It’s been an exceptional two years since NYC-based alt-rock glam band The Ritualists released their debut album Painted People. While the pandemic kept the band from performing, lead vocalist/songwriter Christian Dryden used that time to write and create the sophomore album Baroque & Bleeding, released on December 3rd, and snagged one of his heroes – producer Ed Buller (Suede, White Lies, Pulp) – to add his stamp on it. “Ed obviously adds a phenomenal perspective and an invaluable level of experience,” Christian swoons. “He definitely knows how to trim the fat and push us to keep (somewhat) to a less-is-more perspective.” From the initial notes of first single and title track “Baroque & Bleeding,” the elevated musicality of the album is immediately apparent, heralding a band whose time has come. “Musically, I like to think of it as the glittery love child of Black Sabbath and Duran Duran,” he smiles. “Lyrically, I took all the frustration of the past two years and my dealings with the music industry, as well as my feelings about how great artists, in general, are being mistreated, and engaged in a dissection of all this emotion.” Merging vintage-sounding, heavy riffs with a more modern, electronic groove and vibe, “Baroque & Bleeding” takes the best elements of Acid Rock, Brit-Pop and Electronica and serves it with a dash of ‘90s cynicism.
Elsewhere on the record, Christian and band recalls the original incarnation of The Cult and Suede – a whiff of black leather punctuated with a confident and commanding falsetto. From the percussive rocker “Queen of Dolls” (“a dark love song about a complex savior”) to the propulsive chime of “Forbidden Love” (“exploring the theme of sacrificing for your art and the pain this creates”), to the midtempo and pastoral “Monsters” (“a meditation on faith, truth and morality, and the insistence on being true to those you love”) to the psychedelic swirl of closer “Mothman” (“an attempt to explore the origins of superstitions and the fanaticism it often breeds”), Baroque & Bleeding is a breath-stealing collection of bangers that signals an exciting new chapter for the band.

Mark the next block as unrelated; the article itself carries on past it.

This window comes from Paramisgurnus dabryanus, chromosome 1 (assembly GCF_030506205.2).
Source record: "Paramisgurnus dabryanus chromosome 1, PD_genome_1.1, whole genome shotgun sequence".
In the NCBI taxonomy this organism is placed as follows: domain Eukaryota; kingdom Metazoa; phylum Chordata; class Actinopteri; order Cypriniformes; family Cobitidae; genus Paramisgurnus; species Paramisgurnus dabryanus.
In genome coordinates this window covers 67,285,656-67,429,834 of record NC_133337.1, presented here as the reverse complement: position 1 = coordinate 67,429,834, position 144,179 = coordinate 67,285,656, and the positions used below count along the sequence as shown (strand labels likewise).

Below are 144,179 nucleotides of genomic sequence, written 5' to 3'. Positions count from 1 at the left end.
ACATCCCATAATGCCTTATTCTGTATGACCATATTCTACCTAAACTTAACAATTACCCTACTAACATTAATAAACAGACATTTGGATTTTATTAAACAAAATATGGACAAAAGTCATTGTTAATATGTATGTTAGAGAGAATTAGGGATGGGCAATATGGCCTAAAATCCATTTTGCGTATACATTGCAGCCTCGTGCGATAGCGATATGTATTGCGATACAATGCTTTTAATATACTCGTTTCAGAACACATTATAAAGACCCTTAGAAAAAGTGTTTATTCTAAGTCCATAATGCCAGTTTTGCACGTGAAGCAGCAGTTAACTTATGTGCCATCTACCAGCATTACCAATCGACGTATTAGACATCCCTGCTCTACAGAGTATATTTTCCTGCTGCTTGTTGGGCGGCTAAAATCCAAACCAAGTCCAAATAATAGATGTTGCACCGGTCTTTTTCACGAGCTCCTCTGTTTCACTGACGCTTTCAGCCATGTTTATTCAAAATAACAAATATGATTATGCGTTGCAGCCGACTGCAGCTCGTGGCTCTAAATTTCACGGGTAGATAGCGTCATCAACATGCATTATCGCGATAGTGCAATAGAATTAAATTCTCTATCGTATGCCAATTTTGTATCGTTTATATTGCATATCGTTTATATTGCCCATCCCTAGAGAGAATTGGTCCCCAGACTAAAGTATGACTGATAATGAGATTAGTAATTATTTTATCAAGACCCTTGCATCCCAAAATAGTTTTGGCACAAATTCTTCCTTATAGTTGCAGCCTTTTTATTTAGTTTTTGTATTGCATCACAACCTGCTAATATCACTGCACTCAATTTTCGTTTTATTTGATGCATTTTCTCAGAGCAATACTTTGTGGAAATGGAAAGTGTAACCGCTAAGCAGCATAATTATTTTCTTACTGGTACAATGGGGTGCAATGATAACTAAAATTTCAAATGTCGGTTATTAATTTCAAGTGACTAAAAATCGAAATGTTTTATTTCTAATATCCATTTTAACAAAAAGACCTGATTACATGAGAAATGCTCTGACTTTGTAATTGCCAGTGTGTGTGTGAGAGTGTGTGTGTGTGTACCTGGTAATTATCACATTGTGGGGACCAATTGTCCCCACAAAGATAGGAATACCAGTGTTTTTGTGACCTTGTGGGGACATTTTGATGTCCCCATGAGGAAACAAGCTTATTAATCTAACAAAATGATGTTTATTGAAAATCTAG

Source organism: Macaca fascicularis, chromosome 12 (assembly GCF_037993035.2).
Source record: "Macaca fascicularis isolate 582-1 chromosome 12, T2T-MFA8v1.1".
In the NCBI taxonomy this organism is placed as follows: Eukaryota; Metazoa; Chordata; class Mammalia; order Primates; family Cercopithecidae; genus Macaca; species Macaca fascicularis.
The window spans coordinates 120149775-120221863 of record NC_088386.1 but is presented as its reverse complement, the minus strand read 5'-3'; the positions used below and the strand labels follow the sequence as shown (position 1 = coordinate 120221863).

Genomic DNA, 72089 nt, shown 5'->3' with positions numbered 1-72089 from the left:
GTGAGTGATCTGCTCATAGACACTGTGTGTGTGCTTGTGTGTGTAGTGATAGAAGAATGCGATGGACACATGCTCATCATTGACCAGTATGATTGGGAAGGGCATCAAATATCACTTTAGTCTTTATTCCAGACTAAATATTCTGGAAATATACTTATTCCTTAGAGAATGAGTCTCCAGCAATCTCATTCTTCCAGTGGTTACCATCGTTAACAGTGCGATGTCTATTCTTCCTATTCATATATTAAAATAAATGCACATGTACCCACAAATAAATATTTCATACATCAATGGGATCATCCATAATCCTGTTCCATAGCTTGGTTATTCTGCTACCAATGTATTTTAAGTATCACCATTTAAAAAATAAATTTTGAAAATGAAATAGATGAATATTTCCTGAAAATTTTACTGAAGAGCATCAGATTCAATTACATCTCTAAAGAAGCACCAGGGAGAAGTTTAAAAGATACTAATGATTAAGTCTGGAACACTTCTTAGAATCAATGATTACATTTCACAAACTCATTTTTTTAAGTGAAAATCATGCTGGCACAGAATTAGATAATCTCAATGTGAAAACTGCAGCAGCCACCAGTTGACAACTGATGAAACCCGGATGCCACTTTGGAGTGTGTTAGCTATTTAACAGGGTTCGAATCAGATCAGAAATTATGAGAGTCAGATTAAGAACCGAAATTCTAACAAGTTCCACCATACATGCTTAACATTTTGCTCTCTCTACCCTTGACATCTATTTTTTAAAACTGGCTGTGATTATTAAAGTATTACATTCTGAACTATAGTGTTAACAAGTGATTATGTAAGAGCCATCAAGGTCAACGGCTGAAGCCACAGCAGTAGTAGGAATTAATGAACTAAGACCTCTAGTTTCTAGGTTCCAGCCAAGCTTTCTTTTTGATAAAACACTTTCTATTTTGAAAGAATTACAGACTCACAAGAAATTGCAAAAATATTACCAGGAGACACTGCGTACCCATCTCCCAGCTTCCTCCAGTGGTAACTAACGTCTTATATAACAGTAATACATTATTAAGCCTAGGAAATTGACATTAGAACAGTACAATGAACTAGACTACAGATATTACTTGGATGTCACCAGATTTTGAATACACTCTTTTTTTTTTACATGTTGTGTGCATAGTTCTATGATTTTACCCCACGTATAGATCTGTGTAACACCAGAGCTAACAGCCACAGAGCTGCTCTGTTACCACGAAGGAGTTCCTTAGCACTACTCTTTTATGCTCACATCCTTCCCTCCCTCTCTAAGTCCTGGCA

“I’d like to believe this album doesn’t meander as much as the previous,” Christian explains, circling back about Ed Buller’s impact on the band and this album in particular. “For example, his understanding of vocal tonality is unparalleled. He surprised me, bringing out sonic details and idiosyncrasies that I didn’t even know were hidden within my vocal chords!”
Rising from the NYC underground glam scene, The Ritualists have endeared themselves to the richly thriving East Village and L.E.S. music scene that bubbles beneath 14th Street. “Being inspired by larger-than-life characters such as David Bowie, Simon Le Bon, Bryan Ferry and Marc Bolan was a blessing and a curse,” explains Christian about his Gotham roots. “It was magical and transformative to imagine these people as your sort of musical soulmates, but also seemed to engender feelings of loneliness, as there didn’t appear to be anyone else who shared this vision where I was… that is, until I started to frequent the venues and clubs of the Lower East Side.” It was here that Dryden found some kindred spirits. And it was here that he found the comfort to fully realize and express his creative vision. Continuing with their progression to view their heroes as contemporaries and peers, Christian and band hope that Baroque & Bleeding will propel them further in their quest, or at the very least, help permeate a feeling of good will amongst kindred spirits. “I like to encapsulate [this album’s] meaning as the importance of being earnest and the pitfalls of being ornate, in an atmosphere that seems to embrace the vapid, safe and mediocre,” he explains. “I’m hoping that we find more of OUR people and put big smiles across all their faces.” The Ritualists are Christian Dryden (vocals, bass), Jeffrey Andrew (keyboards), David Andreana (guitars), Ignacio Lecumberri (bass, guitars) and Eric Kuby (drums). You can connect with The Ritualists via the following links. Photo credit: Aramis Lupão.